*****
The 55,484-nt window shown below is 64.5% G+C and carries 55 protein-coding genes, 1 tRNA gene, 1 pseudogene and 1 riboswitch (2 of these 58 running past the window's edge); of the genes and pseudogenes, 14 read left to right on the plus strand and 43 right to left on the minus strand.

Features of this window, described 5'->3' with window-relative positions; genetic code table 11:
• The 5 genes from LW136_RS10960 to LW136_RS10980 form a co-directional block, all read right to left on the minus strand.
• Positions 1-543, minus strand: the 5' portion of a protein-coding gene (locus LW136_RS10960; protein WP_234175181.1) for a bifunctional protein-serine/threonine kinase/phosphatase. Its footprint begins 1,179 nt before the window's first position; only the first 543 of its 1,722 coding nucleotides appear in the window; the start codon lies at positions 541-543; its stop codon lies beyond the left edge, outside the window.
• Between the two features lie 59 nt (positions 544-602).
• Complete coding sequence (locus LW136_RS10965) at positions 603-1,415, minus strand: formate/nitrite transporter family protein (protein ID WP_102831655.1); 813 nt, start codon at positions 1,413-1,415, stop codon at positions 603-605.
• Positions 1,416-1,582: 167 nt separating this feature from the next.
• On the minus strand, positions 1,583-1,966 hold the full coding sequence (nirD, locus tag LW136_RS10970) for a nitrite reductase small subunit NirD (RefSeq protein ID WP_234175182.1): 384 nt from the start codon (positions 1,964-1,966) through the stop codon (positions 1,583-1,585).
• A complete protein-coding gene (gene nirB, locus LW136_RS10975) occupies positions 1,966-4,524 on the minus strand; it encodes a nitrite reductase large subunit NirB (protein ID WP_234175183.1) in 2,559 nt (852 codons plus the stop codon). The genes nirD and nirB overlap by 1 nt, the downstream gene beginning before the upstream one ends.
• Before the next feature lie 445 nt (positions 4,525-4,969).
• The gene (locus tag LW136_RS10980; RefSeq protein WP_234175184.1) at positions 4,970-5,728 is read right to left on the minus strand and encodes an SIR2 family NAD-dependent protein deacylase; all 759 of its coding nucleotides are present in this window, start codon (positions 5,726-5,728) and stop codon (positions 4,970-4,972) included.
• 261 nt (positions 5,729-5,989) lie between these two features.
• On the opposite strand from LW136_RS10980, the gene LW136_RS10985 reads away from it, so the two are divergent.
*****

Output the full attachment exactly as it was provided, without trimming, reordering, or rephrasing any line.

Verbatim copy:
The 55,484-nt window shown below is 64.5% G+C and carries 55 protein-coding genes, 1 tRNA gene, 1 pseudogene and 1 riboswitch (2 of these 58 running past the window's edge); of the genes and pseudogenes, 14 read left to right on the plus strand and 43 right to left on the minus strand.

Features of this window, described 5'->3' with window-relative positions; genetic code table 11:
• The 5 genes from LW136_RS10960 to LW136_RS10980 form a co-directional block, all read right to left on the minus strand.
• Positions 1-543, minus strand: the 5' portion of a protein-coding gene (locus LW136_RS10960; protein WP_234175181.1) for a bifunctional protein-serine/threonine kinase/phosphatase. Its footprint begins 1,179 nt before the window's first position; only the first 543 of its 1,722 coding nucleotides appear in the window; the start codon lies at positions 541-543; its stop codon lies beyond the left edge, outside the window.
• Between the two features lie 59 nt (positions 544-602).
• Complete coding sequence (locus LW136_RS10965) at positions 603-1,415, minus strand: formate/nitrite transporter family protein (protein ID WP_102831655.1); 813 nt, start codon at positions 1,413-1,415, stop codon at positions 603-605.
• Positions 1,416-1,582: 167 nt separating this feature from the next.
• On the minus strand, positions 1,583-1,966 hold the full coding sequence (nirD, locus tag LW136_RS10970) for a nitrite reductase small subunit NirD (RefSeq protein ID WP_234175182.1): 384 nt from the start codon (positions 1,964-1,966) through the stop codon (positions 1,583-1,585).
• A complete protein-coding gene (gene nirB, locus LW136_RS10975) occupies positions 1,966-4,524 on the minus strand; it encodes a nitrite reductase large subunit NirB (protein ID WP_234175183.1) in 2,559 nt (852 codons plus the stop codon). The genes nirD and nirB overlap by 1 nt, the downstream gene beginning before the upstream one ends.
• Before the next feature lie 445 nt (positions 4,525-4,969).
• The gene (locus tag LW136_RS10980; RefSeq protein WP_234175184.1) at positions 4,970-5,728 is read right to left on the minus strand and encodes an SIR2 family NAD-dependent protein deacylase; all 759 of its coding nucleotides are present in this window, start codon (positions 5,726-5,728) and stop codon (positions 4,970-4,972) included.
• 261 nt (positions 5,729-5,989) lie between these two features.
• On the opposite strand from LW136_RS10980, the gene LW136_RS10985 reads away from it, so the two are divergent.